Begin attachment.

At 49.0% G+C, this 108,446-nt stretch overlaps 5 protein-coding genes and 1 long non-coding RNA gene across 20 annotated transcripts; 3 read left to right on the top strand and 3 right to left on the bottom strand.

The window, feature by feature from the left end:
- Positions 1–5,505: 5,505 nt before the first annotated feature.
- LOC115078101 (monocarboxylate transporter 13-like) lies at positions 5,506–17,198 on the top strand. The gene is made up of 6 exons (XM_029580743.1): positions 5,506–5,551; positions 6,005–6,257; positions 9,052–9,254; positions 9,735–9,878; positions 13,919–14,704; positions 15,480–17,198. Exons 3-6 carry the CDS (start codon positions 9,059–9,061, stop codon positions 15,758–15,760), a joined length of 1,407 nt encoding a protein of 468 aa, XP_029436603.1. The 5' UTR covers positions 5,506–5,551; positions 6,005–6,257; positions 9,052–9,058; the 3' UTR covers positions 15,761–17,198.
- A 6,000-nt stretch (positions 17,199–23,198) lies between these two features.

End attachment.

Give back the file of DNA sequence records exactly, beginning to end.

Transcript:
At 49.0% G+C, this 108,446-nt stretch overlaps 5 protein-coding genes and 1 long non-coding RNA gene across 20 annotated transcripts; 3 read left to right on the top strand and 3 right to left on the bottom strand.

The window, feature by feature from the left end:
- Positions 1–5,505: 5,505 nt before the first annotated feature.
- LOC115078101 (monocarboxylate transporter 13-like) lies at positions 5,506–17,198 on the top strand. The gene is made up of 6 exons (XM_029580743.1): positions 5,506–5,551; positions 6,005–6,257; positions 9,052–9,254; positions 9,735–9,878; positions 13,919–14,704; positions 15,480–17,198. Exons 3-6 carry the CDS (start codon positions 9,059–9,061, stop codon positions 15,758–15,760), a joined length of 1,407 nt encoding a protein of 468 aa, XP_029436603.1. The 5' UTR covers positions 5,506–5,551; positions 6,005–6,257; positions 9,052–9,058; the 3' UTR covers positions 15,761–17,198.
- A 6,000-nt stretch (positions 17,199–23,198) lies between these two features.